Is There a Legal Obligation to Report Child Abuse: Yes!

By Crossroads Law 

In British Columbia the abuse or neglect of children is dealt with under both the criminal law and by the Child Family and Community Services Act (the “CFCSA). The provincial government enacted the CFCSA to set out when a child needs protection, the legal options available when concerns arise, and the processes involved when court proceedings are initiated.

The Ministry of Children and Family Development (the “MCFD”) is the government department tasked with safeguarding children and managing the policies of the CFCSA. Under the CFCSA, the Minister designates the Director of Child Protection, who in turn takes on the responsibility of ensuring that each child is cared for and safe within their homes. It is child protection social workers and their local offices who oversee the provision of child protection services throughout the province. In British Columbia, there are currently 429 ministry offices located in 13 service delivery areas, as well as delegated Aboriginal agencies.

Canada has also entered into international treaties to protect children from abuse. On December 13, 1991, Canada ratified the United Nations Convention on the Rights of the Child (the “Convention”), along with 192 other members of the United Nations as “States Parties”. The Convention is the most endorsed human rights treaty in the world. As a signatory of the Convention, Canada has committed to providing children in Canada with the rights set out in the Convention on both the federal and provincial levels.

In British Columbia, the custody and parenting of children is governed by the best interest of children. Parents and/or guardians of a child have the legal obligation to ensure that the child is raised in a safe and healthy home, and not at risk of abuse or neglect by any party. If abuse of neglect is found the CFCSA can be engaged to allow the government to intervene.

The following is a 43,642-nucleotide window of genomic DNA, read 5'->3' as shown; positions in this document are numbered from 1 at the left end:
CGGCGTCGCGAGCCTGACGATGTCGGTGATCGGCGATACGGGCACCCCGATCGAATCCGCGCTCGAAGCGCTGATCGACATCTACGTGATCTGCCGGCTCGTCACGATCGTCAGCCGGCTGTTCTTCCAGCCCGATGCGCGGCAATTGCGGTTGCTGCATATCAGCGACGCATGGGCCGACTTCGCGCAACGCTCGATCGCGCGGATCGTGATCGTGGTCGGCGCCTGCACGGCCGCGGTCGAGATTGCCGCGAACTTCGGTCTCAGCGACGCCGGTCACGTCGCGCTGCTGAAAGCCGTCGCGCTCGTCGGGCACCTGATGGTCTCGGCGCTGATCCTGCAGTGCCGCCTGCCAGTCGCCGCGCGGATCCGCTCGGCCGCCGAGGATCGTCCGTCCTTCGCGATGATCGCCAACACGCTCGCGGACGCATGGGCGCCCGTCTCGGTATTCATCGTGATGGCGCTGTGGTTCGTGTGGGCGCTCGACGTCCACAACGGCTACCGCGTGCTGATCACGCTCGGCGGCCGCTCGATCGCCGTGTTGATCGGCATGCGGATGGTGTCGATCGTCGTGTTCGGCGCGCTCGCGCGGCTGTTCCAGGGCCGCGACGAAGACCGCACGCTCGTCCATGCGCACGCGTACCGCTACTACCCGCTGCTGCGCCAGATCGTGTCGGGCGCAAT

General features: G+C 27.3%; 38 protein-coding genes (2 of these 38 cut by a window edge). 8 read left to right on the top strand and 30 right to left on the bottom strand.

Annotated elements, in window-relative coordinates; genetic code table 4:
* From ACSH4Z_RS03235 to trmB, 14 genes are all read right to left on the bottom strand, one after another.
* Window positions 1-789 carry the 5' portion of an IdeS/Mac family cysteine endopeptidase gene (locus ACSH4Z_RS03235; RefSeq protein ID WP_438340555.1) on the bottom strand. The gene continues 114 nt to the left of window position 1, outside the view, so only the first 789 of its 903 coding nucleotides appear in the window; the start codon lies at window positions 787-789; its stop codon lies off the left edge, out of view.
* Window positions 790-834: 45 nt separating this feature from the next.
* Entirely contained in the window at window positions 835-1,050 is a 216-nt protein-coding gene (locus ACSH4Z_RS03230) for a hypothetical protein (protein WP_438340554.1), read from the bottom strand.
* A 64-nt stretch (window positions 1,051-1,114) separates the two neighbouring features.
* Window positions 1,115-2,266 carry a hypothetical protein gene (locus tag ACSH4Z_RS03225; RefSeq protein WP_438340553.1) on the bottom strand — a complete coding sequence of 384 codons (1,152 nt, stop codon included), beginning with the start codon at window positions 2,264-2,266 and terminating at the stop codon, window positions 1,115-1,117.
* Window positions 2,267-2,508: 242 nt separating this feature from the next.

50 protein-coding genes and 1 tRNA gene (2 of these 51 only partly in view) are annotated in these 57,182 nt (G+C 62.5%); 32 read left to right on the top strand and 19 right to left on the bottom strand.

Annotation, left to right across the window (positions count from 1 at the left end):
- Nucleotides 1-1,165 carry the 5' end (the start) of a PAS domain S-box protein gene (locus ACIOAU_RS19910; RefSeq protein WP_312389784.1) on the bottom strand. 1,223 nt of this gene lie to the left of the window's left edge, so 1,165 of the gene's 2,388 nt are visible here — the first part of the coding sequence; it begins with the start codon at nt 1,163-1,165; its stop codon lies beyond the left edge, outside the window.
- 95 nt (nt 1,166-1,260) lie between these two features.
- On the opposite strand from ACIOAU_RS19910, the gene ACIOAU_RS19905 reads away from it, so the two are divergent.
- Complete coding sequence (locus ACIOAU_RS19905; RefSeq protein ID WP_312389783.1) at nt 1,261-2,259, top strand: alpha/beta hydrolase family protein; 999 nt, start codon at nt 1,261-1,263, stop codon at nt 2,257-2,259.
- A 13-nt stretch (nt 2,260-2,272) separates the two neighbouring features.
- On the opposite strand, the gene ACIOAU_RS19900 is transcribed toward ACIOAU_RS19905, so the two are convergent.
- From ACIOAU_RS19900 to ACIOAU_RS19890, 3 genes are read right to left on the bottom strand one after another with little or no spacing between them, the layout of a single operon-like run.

However, it is not just parents who must protect children. Every person in British Columbia has a legal obligation under section 14 of the CFCSA to promptly report to the MCFD if they genuinely believe that a child has been or is likely to be abused or neglected and needs protection. Under section 14 the CFCSA, there are strict consequences for failing to report a child protection concern, as well as for making a false report to the MCFD. Both are offences under the CFCSA and carry a maximum fine of $10,000, up to six months in jail, or both.

So, what does “in need of protection” mean? According to section 13 of the CFCSA, it's when a child has been or likely to be:

  • physically harmed by a parent;
  • sexually abused or exploited by a parent;
  • when someone else has or is likely going to physically harm or sexually abuse the child and the parent isn’t able to or willing to protect the child;
  • when a child isn’t receiving necessary health care or development treatment;
  • when a parent isn’t adequately supervising their child – such as leaving young children alone or with inadequate caregivers; or
  • when a child is being emotionally harmed by something the parent is doing or by living in a situation of domestic violence. 

Child protection social workers are legally required to follow up on all reports of neglect or abuse. They must keep the name of anyone who makes a report confidential. As mentioned above, it is an offence to report false claims of abuse or neglect to the MCFD.

If you are dealing with MCFD or have any questions related to abuse or the neglect of children, the British Columbia family lawyers at Crossroads law can help. Please give us a call to set up a consultation in person or over the phone.

The information contained in this blog is not legal advice and should not be construed as legal advice on any subject. The information provided in this blog is for informational purposes only.